A supremely creepy hobo (Miss Bala’s Noé Hernández in remarkable, full-on nutso mode) traipses around his filthy and dilapidated warehouse surroundings, intermittently stirring his festering drum of food sludge he’s converting to fuel. Into his grotty environment comes a pair of young seemingly homeless siblings who help the older man construct what looks like a giant art installation which slowly morphs into a cavernous, womb-like structure as the film progresses. In return for their time and effort, he feeds the duo an unwholesome diet of grubby, uncooked eggs (scenes almost as gut-wrenching as the inherently provocative content) and begins to toy with them, insisting they copulate, although he’s fully aware of their relationship to each other. Soon they are indulging in a number of depraved acts as he watches on as a kind of twisted puppeteer.
It’s not immediately apparent where Minter is heading as we first witness Hernández thrashing around in his grim surroundings. For the initial 20 minutes or so you could be almost lulled into thinking that what you’re seeing in front of you is a quirky, albeit disturbing, short. It’s only once the ample amount of flesh is unveiled that it descends into a hypnotic, hypersexualised journey of the forbidden. You don’t need to dig deep to realise some kind of parable concerning rebirth is buried lightly underneath the colourful assortment of bodily fluids – the young filmmaker is only too happy to bludgeon you with it, particularly following the climactic sequence which, to paraphrase Morrissey, even Caligula would have balked at.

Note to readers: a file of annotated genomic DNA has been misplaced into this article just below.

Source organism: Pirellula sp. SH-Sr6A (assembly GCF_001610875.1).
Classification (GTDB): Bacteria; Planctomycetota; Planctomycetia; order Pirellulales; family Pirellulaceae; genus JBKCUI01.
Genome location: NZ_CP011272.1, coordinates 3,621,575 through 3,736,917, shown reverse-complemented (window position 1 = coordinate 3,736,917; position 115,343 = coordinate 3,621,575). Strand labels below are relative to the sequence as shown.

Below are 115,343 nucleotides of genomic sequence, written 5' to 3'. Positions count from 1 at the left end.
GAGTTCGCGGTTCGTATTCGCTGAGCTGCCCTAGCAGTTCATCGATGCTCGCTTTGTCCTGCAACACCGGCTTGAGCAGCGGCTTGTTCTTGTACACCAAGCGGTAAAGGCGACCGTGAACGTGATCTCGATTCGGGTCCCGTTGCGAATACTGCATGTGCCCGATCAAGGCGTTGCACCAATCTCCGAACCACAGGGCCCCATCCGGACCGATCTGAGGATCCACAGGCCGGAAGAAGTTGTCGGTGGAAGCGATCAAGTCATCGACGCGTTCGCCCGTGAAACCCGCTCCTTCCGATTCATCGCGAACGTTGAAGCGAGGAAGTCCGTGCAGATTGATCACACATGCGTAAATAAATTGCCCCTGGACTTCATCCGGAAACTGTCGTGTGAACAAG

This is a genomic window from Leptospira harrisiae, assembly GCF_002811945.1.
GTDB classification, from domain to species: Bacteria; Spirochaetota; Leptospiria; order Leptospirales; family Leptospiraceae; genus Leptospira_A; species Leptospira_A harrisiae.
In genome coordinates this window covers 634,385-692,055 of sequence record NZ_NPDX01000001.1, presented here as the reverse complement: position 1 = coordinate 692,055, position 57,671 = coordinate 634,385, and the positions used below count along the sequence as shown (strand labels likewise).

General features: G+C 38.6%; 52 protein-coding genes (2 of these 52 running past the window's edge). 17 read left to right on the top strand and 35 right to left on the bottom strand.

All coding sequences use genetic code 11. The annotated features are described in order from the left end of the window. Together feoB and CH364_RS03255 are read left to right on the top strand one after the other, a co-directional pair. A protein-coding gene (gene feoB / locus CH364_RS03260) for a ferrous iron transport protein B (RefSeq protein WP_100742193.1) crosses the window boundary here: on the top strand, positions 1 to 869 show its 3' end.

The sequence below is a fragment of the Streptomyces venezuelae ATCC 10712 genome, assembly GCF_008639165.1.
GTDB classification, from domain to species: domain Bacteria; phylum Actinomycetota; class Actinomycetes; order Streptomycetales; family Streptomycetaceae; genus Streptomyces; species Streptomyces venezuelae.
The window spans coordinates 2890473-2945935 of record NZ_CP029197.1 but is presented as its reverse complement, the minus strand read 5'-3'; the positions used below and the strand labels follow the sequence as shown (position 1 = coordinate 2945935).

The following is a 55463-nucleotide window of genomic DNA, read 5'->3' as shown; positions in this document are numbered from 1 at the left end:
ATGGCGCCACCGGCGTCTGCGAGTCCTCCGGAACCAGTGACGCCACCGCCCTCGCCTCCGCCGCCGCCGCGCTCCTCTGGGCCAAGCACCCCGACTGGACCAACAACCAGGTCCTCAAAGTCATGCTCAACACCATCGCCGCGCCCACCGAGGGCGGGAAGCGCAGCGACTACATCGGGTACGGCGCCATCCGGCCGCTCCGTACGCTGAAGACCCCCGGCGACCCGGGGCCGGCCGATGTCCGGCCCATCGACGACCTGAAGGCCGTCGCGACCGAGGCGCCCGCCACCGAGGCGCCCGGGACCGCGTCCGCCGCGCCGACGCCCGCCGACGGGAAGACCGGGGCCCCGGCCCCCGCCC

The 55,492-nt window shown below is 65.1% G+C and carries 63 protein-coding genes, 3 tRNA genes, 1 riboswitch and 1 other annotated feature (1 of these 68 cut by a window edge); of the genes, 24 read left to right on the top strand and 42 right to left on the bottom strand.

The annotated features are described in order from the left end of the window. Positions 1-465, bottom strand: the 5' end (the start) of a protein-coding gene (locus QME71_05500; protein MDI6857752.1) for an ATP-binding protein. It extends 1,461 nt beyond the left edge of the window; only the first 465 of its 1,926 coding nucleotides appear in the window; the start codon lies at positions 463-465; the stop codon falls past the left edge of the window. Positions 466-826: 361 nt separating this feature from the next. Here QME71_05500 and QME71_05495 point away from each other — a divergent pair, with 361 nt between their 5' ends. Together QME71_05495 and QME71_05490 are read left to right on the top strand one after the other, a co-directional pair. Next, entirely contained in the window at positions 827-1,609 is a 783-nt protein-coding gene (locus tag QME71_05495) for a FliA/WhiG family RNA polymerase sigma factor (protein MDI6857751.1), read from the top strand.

This is about as far removed from the usual feel-good Friday night cinematic fare as you can humanly get, and while you might feel the need to take a nice warm shower as the end credits roll, you may also be surprised at just how much you enjoyed revelling in the revulsion.